Obstructive sleep apnea in asthmatic children: highly prevalent though
no identifiable risk factors
Rationale: Obstructive sleep apnea and asthma often coexist;
besides, they share a bidirectional influence towards the other
condition. In adults, obstructive sleep apnea is more prevalent in men
and asthma in women. However, during childhood, obstructive sleep apnea
prevalence is equal in boys and girls while asthma has a strong
influence of puberty in its prevalence, with pubescent girls more
affected than boys. Objectives: To analyze the prevalence of
obstructive sleep apnea in: 1) boys and girls and 2) severe asthma
versus moderate and mild cases. We hypothesized that girls and severe
asthma would have a higher prevalence of obstructive sleep apnea.
Methods: Cross-sectional evaluation of asthmatic children
attending a tertiary Pediatric Pulmonology clinic.
Measurements: History, physical examination, Pulmonary Function
Test, and Home Sleep Apnea Test. Main Results: We studied 80
consecutive patients, 7 to 18 years-old, mean age 11.6 years (standard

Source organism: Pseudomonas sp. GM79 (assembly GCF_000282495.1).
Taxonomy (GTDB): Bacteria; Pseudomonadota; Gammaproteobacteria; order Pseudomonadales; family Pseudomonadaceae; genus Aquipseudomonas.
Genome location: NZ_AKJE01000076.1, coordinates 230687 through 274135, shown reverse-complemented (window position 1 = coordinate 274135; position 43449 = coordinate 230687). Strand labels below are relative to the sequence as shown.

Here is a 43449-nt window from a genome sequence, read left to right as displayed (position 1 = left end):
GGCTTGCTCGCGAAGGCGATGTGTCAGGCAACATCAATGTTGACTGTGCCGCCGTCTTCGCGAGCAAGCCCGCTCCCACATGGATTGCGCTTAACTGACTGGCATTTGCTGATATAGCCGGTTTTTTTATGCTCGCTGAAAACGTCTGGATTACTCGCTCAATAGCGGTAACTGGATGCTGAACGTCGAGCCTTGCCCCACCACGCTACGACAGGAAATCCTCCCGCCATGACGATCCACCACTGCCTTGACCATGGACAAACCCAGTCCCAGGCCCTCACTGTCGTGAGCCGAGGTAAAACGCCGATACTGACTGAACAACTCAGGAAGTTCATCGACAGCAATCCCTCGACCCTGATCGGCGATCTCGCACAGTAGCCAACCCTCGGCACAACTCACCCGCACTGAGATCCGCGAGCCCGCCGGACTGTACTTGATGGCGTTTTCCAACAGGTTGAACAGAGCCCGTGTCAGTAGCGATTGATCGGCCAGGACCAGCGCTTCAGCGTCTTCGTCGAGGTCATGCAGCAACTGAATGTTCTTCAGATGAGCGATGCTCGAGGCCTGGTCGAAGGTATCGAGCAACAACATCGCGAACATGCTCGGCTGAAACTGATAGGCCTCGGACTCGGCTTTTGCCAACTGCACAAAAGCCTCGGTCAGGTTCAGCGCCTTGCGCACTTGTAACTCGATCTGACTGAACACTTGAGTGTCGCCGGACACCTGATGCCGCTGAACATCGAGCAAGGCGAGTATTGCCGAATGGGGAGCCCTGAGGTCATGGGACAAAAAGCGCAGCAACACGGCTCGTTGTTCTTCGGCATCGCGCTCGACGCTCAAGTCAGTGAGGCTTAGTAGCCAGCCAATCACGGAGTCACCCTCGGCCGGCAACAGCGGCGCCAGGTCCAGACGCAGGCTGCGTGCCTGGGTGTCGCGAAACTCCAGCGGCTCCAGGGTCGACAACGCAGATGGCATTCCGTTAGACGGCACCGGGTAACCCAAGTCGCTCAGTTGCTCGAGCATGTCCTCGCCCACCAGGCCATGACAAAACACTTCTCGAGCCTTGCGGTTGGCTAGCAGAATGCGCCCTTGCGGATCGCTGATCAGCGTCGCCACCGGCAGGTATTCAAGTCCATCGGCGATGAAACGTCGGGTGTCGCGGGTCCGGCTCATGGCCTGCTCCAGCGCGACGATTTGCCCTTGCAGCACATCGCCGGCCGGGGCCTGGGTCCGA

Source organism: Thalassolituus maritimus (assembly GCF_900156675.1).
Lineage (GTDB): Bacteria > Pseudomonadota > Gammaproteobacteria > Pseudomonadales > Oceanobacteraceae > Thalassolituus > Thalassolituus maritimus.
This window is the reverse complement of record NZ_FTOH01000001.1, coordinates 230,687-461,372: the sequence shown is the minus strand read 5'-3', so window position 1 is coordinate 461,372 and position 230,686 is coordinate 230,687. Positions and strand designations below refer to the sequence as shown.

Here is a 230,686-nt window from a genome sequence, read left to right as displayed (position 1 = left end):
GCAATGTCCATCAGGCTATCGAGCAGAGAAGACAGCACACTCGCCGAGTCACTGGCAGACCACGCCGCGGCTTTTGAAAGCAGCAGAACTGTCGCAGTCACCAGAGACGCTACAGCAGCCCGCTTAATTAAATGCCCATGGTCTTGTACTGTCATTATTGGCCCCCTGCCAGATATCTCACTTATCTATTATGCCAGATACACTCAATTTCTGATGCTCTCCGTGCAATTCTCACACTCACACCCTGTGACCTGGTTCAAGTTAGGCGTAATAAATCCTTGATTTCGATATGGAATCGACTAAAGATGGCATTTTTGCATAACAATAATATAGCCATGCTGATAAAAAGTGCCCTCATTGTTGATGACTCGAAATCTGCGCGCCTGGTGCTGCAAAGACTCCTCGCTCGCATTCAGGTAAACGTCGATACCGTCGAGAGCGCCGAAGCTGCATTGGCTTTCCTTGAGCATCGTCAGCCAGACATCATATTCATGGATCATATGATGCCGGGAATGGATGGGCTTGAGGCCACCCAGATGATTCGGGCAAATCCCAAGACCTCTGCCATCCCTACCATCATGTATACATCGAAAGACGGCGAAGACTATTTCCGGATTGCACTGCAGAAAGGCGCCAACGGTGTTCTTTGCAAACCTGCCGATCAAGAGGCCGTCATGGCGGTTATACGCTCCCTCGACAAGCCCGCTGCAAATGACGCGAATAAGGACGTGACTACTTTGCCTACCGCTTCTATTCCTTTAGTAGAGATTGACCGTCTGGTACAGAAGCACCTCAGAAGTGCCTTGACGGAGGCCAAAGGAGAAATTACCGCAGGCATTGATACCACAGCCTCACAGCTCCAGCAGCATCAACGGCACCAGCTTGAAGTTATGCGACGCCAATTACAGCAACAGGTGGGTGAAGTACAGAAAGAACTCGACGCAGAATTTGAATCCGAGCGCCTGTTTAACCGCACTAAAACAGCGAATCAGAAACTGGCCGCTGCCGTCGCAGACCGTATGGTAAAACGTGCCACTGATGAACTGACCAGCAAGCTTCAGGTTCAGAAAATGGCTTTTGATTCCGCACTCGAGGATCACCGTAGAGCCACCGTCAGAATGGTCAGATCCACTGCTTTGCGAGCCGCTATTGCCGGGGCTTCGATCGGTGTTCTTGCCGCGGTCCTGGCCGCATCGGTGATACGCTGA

deviation 2.7), 51.3% female, and 18.5% obese. Pulmonary Function
Tests were obtained from 71 volunteers, 45% with obstruction pattern.
Home Sleep Apnea Tests were available from 76 volunteers, with mean
obstructive respiratory index of 1.8 events/h. Obstructive sleep apnea
was found in 69 volunteers (86.2%). We did not find associations of
obstructive sleep apnea and sex or asthma severity.
Conclusions: Obstructive sleep apnea was frequent among these
asthmatic children. Sex and asthma severity were not risk factors.
Considering the interrelationship of both diseases, it is worth to keep
in mind the possibility of obstructive sleep apnea among children and
teenagers with asthma.